Chronology of the West Pier

Construction starts, engineer Eugenius Birch (1818-1884)

1863

Construction starts, engineer Eugenius Birch (1818-1884)

West Pier Opens

1866

Pier opened by Mayor (Henry Martin). Cost £27,000. Length1115 ft. Two square kiosks at entrance; two octagonal kiosks with marinets at centre; four octagonal kiosks at corners of pier head platform. Also on platform: windshields and rotunda screen. Lamp columns decorated with entwined serpents placed around perimeter and lit by gas. Motif said to

Pier Head Widened

1893

The pier head widened and a large pavilion built, to be used first as a 1400 seat concert hall.

Chain Pier Destroyed

1896

Chain Pier (located close to the site of the Palace Pier) destroyed by a storm. Wreckage driven into West Pier causing £6000 of damage. Landing stage constructed to cater for steamer excursions.

Pavilion converted into a theatre with seating for 1000 people

1903

Concert Hall Built

1916

Pier widened further at centre and Concert Hall built. The completion of the Concert Hall marked the end of the half century of building the West Pier. There were no other significant additions after this date although there were many subsequent changes in the use of the pier.

Highest ever recorded figure of 2,074,000 paying visitors

1919

Pier closed for security reasons

1936

D-Day

1943

In readiness for D-Day, anti-personnel devices cleared by Captain Ken Revis and Sargent Gordon Marnoch, of Royal Engineers bomb disposal. Both soldiers survive serious injuries from explosions on the pier. Until his death in 2001, the blinded Ken Revis serves as a West Pier Trust Board member. Blasts also destroys a kiosk which is later replaced by a helter skelter.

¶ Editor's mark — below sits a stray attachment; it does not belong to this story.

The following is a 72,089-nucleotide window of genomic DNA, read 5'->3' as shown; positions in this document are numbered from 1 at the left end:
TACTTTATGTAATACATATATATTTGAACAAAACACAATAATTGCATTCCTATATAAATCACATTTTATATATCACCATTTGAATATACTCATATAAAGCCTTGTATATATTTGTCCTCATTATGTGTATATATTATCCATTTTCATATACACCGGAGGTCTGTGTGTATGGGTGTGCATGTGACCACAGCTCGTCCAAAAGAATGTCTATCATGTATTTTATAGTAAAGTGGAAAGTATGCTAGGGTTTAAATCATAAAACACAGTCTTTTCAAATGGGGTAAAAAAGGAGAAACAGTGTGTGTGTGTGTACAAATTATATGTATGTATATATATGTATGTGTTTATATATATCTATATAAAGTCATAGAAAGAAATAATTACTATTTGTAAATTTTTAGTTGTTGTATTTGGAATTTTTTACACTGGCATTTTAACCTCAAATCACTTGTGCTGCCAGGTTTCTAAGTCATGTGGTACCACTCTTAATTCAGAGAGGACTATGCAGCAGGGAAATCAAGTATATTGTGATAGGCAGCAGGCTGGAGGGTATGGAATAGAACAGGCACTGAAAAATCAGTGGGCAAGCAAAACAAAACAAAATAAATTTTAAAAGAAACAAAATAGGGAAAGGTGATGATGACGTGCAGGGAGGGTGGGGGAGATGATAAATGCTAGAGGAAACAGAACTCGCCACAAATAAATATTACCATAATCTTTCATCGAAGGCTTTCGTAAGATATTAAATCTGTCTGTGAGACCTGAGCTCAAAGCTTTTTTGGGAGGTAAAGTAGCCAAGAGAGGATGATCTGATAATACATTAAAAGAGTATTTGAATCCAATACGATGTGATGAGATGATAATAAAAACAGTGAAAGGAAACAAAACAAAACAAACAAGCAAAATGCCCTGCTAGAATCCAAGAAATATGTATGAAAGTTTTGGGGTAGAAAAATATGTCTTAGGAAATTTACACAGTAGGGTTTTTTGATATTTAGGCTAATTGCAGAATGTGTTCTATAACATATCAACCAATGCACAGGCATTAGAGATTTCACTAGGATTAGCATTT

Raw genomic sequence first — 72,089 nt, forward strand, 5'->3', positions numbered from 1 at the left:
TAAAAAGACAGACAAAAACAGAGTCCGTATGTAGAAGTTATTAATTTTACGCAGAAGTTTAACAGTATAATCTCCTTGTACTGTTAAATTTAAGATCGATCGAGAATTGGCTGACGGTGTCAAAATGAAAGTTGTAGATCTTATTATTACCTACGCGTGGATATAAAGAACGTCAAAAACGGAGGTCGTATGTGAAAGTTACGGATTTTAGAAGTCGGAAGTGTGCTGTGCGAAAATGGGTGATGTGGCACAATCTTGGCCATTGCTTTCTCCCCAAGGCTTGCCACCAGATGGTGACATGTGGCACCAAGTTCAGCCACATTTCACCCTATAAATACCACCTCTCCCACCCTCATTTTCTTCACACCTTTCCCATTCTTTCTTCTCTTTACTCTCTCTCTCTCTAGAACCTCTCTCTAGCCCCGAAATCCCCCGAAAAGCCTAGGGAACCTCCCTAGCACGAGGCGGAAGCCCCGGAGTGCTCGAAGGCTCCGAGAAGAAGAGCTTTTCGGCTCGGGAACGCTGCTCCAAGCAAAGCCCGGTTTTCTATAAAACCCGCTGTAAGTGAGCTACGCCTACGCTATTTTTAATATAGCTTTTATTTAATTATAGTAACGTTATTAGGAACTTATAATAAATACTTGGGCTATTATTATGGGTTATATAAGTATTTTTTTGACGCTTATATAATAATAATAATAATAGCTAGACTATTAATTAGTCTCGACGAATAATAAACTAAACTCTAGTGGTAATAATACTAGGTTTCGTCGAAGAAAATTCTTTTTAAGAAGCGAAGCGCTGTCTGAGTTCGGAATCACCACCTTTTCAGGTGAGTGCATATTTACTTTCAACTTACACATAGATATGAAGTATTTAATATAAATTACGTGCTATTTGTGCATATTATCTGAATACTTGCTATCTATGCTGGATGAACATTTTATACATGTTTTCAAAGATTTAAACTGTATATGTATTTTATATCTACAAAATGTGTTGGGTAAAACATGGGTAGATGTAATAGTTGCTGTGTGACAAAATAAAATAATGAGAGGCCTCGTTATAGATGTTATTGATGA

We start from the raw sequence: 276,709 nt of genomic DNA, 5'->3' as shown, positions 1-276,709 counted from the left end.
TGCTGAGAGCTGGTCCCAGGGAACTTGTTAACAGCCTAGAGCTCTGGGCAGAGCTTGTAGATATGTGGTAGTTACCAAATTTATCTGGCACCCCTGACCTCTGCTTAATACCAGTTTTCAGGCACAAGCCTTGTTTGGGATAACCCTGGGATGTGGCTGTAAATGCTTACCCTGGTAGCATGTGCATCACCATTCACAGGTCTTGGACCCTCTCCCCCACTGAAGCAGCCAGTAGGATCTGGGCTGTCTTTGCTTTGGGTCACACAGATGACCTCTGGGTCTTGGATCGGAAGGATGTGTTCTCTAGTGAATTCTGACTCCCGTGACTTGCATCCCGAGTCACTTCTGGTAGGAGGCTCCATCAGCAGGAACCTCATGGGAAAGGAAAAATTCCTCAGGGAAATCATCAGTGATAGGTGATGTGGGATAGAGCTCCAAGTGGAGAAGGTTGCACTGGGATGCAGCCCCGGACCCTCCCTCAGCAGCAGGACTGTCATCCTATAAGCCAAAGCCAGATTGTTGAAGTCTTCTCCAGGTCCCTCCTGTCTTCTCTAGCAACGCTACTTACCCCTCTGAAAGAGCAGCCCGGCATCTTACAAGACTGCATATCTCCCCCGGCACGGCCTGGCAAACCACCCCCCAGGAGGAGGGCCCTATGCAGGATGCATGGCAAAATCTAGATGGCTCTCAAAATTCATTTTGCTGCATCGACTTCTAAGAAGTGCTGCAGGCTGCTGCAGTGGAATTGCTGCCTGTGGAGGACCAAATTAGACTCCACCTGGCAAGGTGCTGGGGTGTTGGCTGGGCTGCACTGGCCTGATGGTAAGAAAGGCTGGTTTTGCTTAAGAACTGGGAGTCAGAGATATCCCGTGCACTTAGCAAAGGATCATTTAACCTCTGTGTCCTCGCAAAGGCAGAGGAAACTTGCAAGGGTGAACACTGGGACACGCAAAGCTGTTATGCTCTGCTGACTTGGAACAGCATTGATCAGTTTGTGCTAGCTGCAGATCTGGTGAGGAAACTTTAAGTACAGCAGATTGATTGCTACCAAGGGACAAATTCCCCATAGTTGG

Oh, What a Lovely War!

1968

Pier used as location for the film “Oh, What a Lovely War!” directed by Richard Attenborough.

Grade II Listing

1969

AVP seeks permission to demolish the southern end. Pier made Grade II* to protect it.

Entire pier closed to the public for safety reasons

1975

Crown Estate Commissioners sell the pier to the Trust for £100

1983

15th September. Restored root end reopened

1987

November. The National Lottery created

1994

HLF approves a grant of £14.2m towards the restoration of the pier

1998

£1.2m Design & Development phase of work begins

2002

European Commission clears legal challenge and HLF reactivates project, £1.2m Design & Development phase of work begins. Extensive public consultation takes place on BWPT/St Modwen enabling development proposals.

Partial collapses of Concert Hall

2003

29th Dec/20th Jan partial collapses of Concert Hall. 26th Feb Brighton & Hove City Council grants planning permission for BWPT/St Modwen enabling development proposals. Weeks away from the start of the pier’s restoration in March and May arson attacks destroy the Pavilion and Concert Hall.

HLF withdraws funding

2004

HLF withdraws its funding for the restoration project.

Marks Barfield Architects proposes i360 for West Pier root end

2005

British Airways i360’s contemporary design and advanced technology, together with the reinstatement of the pier’s tollbooths in their original positions provide a perfect celebration of the site’s heritage whilst also looking to the future. A vertical pier which doesn’t preclude the possibility of a new sea-based West Pier in the future.

Planning permission granted for i360

2006

11th October 2006, unanimous approval for i360 scheme

Construction of i360 begins

2014

2014 After years of frustrating delay owing to the global financial downturn, i360 funding finally in place. Construction of the new attraction began in June

British Airways i360 Opens

2016

4th August Brighton & Hove’s new attraction opens to the public

Pin It on Pinterest

Share This